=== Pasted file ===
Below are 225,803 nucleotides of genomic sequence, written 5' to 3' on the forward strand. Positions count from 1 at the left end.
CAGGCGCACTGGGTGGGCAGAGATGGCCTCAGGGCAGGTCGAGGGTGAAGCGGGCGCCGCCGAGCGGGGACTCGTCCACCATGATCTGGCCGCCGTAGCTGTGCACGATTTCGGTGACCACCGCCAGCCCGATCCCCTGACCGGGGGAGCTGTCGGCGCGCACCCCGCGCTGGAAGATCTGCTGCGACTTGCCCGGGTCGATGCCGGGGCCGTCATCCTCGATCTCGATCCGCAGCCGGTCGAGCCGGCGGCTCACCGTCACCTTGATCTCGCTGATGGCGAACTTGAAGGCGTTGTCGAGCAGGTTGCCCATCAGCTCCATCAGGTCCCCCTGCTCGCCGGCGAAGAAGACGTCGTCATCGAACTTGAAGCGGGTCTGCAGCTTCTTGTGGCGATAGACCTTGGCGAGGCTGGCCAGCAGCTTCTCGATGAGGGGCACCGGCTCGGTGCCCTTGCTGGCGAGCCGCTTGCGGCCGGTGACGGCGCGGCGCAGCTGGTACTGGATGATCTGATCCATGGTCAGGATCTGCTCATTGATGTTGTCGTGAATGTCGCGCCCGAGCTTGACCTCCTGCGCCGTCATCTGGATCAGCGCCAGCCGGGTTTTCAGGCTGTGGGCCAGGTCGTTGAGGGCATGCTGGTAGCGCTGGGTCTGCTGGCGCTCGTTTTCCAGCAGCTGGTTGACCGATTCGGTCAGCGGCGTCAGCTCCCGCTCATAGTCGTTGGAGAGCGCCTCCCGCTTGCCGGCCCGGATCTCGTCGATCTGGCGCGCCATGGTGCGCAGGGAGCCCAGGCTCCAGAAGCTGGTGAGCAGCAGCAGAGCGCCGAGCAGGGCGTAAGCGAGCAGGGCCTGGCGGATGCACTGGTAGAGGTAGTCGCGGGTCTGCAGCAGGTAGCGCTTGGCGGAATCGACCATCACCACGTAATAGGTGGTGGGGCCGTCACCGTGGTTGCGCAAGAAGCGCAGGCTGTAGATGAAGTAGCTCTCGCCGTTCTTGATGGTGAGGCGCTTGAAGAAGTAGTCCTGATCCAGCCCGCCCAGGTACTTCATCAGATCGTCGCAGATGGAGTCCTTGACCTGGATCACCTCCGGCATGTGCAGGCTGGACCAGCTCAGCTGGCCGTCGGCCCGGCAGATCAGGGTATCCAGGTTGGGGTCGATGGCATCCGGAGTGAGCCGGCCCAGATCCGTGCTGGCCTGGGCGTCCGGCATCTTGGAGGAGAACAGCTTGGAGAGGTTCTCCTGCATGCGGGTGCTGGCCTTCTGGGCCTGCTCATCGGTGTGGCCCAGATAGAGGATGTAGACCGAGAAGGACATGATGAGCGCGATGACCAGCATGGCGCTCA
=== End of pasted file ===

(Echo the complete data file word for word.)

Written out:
Below are 225,803 nucleotides of genomic sequence, written 5' to 3' on the forward strand. Positions count from 1 at the left end.
CAGGCGCACTGGGTGGGCAGAGATGGCCTCAGGGCAGGTCGAGGGTGAAGCGGGCGCCGCCGAGCGGGGACTCGTCCACCATGATCTGGCCGCCGTAGCTGTGCACGATTTCGGTGACCACCGCCAGCCCGATCCCCTGACCGGGGGAGCTGTCGGCGCGCACCCCGCGCTGGAAGATCTGCTGCGACTTGCCCGGGTCGATGCCGGGGCCGTCATCCTCGATCTCGATCCGCAGCCGGTCGAGCCGGCGGCTCACCGTCACCTTGATCTCGCTGATGGCGAACTTGAAGGCGTTGTCGAGCAGGTTGCCCATCAGCTCCATCAGGTCCCCCTGCTCGCCGGCGAAGAAGACGTCGTCATCGAACTTGAAGCGGGTCTGCAGCTTCTTGTGGCGATAGACCTTGGCGAGGCTGGCCAGCAGCTTCTCGATGAGGGGCACCGGCTCGGTGCCCTTGCTGGCGAGCCGCTTGCGGCCGGTGACGGCGCGGCGCAGCTGGTACTGGATGATCTGATCCATGGTCAGGATCTGCTCATTGATGTTGTCGTGAATGTCGCGCCCGAGCTTGACCTCCTGCGCCGTCATCTGGATCAGCGCCAGCCGGGTTTTCAGGCTGTGGGCCAGGTCGTTGAGGGCATGCTGGTAGCGCTGGGTCTGCTGGCGCTCGTTTTCCAGCAGCTGGTTGACCGATTCGGTCAGCGGCGTCAGCTCCCGCTCATAGTCGTTGGAGAGCGCCTCCCGCTTGCCGGCCCGGATCTCGTCGATCTGGCGCGCCATGGTGCGCAGGGAGCCCAGGCTCCAGAAGCTGGTGAGCAGCAGCAGAGCGCCGAGCAGGGCGTAAGCGAGCAGGGCCTGGCGGATGCACTGGTAGAGGTAGTCGCGGGTCTGCAGCAGGTAGCGCTTGGCGGAATCGACCATCACCACGTAATAGGTGGTGGGGCCGTCACCGTGGTTGCGCAAGAAGCGCAGGCTGTAGATGAAGTAGCTCTCGCCGTTCTTGATGGTGAGGCGCTTGAAGAAGTAGTCCTGATCCAGCCCGCCCAGGTACTTCATCAGATCGTCGCAGATGGAGTCCTTGACCTGGATCACCTCCGGCATGTGCAGGCTGGACCAGCTCAGCTGGCCGTCGGCCCGGCAGATCAGGGTATCCAGGTTGGGGTCGATGGCATCCGGAGTGAGCCGGCCCAGATCCGTGCTGGCCTGGGCGTCCGGCATCTTGGAGGAGAACAGCTTGGAGAGGTTCTCCTGCATGCGGGTGCTGGCCTTCTGGGCCTGCTCATCGGTGTGGCCCAGATAGAGGATGTAGACCGAGAAGGACATGATGAGCGCGATGACCAGCATGGCGCTCA